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SAMJ: South African Medical Journal

versão On-line ISSN 2078-5135
versão impressa ISSN 0256-9574

SAMJ, S. Afr. med. j. vol.114 no.5 Pretoria Mai. 2024




Will the NHI Bill be signed off before 29 May?



In February 2024, during the State of the Nation Address, President Cyril Ramaphosa announced that he would soon sign the controversial National Health Insurance (NHI) Bill into law. He was just 'looking for a pen'.[1] According to Natshaveni, a minister in the presidency, the Bill would be signed off before the elections so that full implementation could occur under the new administration.[2] With South Africans going to the polls on 29 May, Ramaphosa has less than a month to find his pen.

According to the World Health Organization (WHO), universal health coverage (UHC) is defined as all people having access to the full range of quality health services they need, when and where they are needed, without financial hardship.[3] Logically, prerequisites would be well-developed, resilient health systems and health systems security. The NHI Bill at the outset starts off with the promise of universal access to quality health services in line with section 27 of the Constitution.[4] However, except for a nebulous and impractical financing structure, there are no funding plans in the Bill. The financial risks are huge, both to the taxpayers and to the country. The package of benefits to be offered has not as yet been defined, and hence the true costs remain unknown. It is projected that an additional ZAR200 billion will need to be raised each year to supplement the current national health budget. This would be from increases in VAT, payroll and personal income taxes.[5]

Moreover, with the longstanding and worsening dysfunctionality of healthcare provision for the majority of people living in South Africa (SA), universal access to quality health services will remain a pipe dream for many moons to come. An article published in the Lancet recently highlights that despite the initial commitment by countries towards UHC through the United Nations Sustainable Development Goals (SDGs), and this commitment being reinforced twice thereafter, progress towards UHC has deteriorated. One hundred and eight of the 194 WHO member states have had worsening or no substantive improvement in health service coverage since the launch of the SDGs in 2015. Furthermore, there was inadequate policy implementation capacity, and health systems challenges including insufficient numbers of healthcare workers, poor supply chains and a shortage of pharmaceuticals and diagnostic technologies.[6] SA's healthcare delivery challenges are no different, with the doctor:patient ratio being 0.3 doctors per 1 000 people of the population.[1] This is well below the WHO recommended ratio of 1:1 000, and despite having close onto 800 unemployed qualified doctors in the country because of so-called 'budget constraints'. Besides these professionals being denied an income based on qualifications they have worked so hard to achieve, the patients at the end of the pipeline are the worse off, with overworked staff, longer waiting times and access to specialist care restricted.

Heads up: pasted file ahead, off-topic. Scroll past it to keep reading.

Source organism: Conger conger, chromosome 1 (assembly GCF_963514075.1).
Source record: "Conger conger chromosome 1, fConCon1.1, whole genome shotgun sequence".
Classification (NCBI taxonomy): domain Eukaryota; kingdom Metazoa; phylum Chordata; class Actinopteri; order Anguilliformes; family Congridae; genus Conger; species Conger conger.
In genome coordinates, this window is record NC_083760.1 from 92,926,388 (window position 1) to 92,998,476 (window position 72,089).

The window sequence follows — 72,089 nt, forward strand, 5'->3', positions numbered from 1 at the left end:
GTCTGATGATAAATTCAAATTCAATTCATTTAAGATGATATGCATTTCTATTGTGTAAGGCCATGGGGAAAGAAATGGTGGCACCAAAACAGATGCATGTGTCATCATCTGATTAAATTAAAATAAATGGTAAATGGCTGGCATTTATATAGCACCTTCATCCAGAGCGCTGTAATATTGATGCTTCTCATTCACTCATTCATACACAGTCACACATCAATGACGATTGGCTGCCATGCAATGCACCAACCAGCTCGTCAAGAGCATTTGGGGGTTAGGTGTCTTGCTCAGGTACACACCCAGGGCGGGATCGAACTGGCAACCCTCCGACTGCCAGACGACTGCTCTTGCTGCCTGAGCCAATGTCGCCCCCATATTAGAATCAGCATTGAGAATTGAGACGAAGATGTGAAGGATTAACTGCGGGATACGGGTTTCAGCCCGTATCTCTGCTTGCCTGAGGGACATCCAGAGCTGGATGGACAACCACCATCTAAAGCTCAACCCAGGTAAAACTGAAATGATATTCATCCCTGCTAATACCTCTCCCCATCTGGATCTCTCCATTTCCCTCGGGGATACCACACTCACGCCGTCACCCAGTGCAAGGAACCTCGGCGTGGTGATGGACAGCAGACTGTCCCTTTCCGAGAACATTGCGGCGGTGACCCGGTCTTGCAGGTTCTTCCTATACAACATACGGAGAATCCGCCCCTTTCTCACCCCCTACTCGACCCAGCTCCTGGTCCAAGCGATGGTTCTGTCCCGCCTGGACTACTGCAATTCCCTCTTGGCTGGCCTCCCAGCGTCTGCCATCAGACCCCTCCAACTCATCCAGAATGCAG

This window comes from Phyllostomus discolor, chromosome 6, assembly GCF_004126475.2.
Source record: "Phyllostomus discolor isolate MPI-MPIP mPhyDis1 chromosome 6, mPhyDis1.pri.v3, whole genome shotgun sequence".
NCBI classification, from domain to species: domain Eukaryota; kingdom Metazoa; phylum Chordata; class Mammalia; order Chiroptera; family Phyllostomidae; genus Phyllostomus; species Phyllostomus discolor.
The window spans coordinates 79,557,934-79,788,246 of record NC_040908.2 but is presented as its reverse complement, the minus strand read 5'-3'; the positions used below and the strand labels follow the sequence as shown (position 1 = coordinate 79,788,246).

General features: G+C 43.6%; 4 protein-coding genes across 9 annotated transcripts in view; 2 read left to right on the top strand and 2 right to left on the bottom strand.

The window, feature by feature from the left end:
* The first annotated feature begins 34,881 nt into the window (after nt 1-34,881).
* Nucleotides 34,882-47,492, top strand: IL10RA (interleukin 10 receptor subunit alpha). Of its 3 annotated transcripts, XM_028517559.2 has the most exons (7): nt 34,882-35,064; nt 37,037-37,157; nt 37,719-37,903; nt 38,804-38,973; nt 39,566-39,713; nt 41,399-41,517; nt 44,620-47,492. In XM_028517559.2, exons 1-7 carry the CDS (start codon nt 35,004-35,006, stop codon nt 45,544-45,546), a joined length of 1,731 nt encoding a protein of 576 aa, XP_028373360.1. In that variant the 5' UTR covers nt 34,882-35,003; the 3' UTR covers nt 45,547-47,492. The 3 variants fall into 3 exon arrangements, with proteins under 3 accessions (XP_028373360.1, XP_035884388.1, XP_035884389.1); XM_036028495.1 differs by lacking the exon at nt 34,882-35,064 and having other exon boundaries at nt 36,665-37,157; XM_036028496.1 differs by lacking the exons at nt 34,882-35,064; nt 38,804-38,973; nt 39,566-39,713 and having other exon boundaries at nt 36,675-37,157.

The situation is further compounded by inefficiencies and mismanagement. For example, ZAR784 million was set aside by the Gauteng provincial treasury in March 2023 for the outsourcing of radiation treatment, but not a cent of this money has been spent yet. In March 2022, there were already 3 000 patients awaiting radiation oncology treatment. There are just two operational machines in the province for public sector patients.[7] What we see is a 12-month delay in providing life-saving treatment to patients with cancer, despite funds being available. This lack of respect for patients' lives is indeed unconscionable.

The list of dysfunctionalities in healthcare goes on. With the several concerns with the Bill itself and the current situation in healthcare delivery in the country, coupled with pervasive corruption, would any honest individual who puts people first actually sign off?



Prof. Ames Dhai

Acting editor



1. Fraser L. Ramaphosa 'looking for a pen' to sign the NHI into law. BusinessTech, 8 February 2024. (accessed 2 May 2024).         [ Links ]

2. Ramaphosa to sign off NHI Bill before elections. News 24, 1 February 2024. (accessed 2 May 2024).         [ Links ]

3. World Health Organization. Universal health coverage (UHC). Geneva: WHO, 2023. (accessed 2 May 2024).         [ Links ]

4. Republic of South Africa. National Health Insurance Bill. (accessed 2 May 2024).         [ Links ]

5. Medical Brief. Bold promises in SA as world experts urge momentum for UHC. Medical Brief, 1 May 2024. (accessed 2 May 2024).         [ Links ]

6. Bertram K, Aylward B, Bosio L, et al. Confronting the elephants in the room: Reigniting momentum for universal health coverage. Lancet 2024;403(10437):1611-1613.        [ Links ]

7. Medical Brief. Activists march for unused R784 million to be spent on cancer patients. Medical Brief, 1 May 2024. (accessed 2 May 2024).         [ Links ]

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